Spring has certainly taken its sweet time getting to the coastal bend this year, with cold front after cold front relentlessly pummeling the coast. Water temperatures that should be consistently in the 80s by early May have been down in the mid-60s as recently this week. Every time we think it’s safe to put up the knit cap and ski gloves, we have two mornings in a row where they become required gear.
Great fluctuations in tides associated with these cold fronts have had the fish all over the map, and often require changes in location and fishing tactics from one day to the next. On the days when the winds are up, redfishing with shad, mullet, or pin perch has been consistently good. When the winds back off a little, shrimp and popping corks have produced some great boxes of trout and drum on the mid-bay reefs from Copano to San Antonio bays.
Croaker fishing, which has usually hit its stride by the first week of May, is just now showing signs of life as the trout are only now beginning the first stages of their spawn. The trout caught on croakers this week have been consistently good fish, with many in the 22-26 inch range. The croakers are still small and frail as a result of the late spring, but the fish that want them don’t seem to mind.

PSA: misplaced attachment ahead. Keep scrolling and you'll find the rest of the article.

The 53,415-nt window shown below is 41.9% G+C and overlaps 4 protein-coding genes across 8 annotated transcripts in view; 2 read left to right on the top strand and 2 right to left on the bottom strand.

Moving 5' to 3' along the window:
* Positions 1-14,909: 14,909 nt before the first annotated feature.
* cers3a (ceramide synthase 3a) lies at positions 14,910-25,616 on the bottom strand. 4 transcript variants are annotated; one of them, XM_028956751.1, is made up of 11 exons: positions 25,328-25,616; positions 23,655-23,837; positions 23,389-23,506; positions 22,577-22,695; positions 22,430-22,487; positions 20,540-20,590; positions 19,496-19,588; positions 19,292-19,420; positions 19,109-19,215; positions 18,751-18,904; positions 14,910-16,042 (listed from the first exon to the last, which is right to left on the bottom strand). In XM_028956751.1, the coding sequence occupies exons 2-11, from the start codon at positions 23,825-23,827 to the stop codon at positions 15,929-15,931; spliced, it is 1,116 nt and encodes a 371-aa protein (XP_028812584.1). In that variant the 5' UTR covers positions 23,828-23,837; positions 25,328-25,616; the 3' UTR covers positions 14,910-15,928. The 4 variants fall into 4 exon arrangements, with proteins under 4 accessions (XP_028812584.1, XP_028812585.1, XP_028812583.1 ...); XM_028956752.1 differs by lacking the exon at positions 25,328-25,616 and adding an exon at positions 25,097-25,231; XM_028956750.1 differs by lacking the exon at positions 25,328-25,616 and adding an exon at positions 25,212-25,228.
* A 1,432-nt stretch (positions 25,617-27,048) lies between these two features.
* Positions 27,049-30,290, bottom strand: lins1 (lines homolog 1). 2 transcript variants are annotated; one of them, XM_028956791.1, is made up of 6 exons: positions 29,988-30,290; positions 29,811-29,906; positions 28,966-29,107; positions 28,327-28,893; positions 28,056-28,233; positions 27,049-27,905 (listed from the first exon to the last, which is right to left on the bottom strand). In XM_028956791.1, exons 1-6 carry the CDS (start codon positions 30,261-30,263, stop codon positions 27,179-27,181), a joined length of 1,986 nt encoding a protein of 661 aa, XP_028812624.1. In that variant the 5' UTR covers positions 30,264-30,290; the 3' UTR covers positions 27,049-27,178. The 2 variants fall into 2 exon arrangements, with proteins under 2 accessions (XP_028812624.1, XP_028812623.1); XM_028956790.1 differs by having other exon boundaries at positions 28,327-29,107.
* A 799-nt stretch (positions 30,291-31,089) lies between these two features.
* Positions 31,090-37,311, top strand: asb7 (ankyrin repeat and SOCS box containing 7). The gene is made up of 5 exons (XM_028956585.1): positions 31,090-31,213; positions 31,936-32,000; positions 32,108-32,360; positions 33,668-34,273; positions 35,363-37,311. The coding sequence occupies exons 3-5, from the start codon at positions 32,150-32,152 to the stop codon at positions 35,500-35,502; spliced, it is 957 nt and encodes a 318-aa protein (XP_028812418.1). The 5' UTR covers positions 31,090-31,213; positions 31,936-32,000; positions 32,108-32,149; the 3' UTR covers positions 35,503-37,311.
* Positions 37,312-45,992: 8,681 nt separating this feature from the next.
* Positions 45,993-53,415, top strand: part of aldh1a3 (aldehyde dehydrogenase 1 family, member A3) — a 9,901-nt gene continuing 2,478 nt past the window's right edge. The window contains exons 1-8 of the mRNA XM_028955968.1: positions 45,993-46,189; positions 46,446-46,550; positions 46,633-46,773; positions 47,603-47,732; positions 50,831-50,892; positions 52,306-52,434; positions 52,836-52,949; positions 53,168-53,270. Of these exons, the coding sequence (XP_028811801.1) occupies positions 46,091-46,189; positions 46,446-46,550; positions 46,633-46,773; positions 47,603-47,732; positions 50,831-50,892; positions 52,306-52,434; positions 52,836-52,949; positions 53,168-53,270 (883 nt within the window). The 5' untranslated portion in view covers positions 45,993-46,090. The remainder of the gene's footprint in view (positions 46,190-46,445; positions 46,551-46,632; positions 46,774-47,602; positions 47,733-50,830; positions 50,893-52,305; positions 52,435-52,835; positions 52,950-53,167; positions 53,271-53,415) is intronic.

A wetter weather pattern has also found its way to the coastal bend, so dusting off the rain jacket is a must some days. This is great for the fishery, as it keeps water temperatures and salinity low. It also promotes for the growth of sea grasses, shrimp and crab spawns, and will keep the game fish very active well into summer. Historically wet years always correspond with monumentally good fishing, so this is looking to be one heck of a season.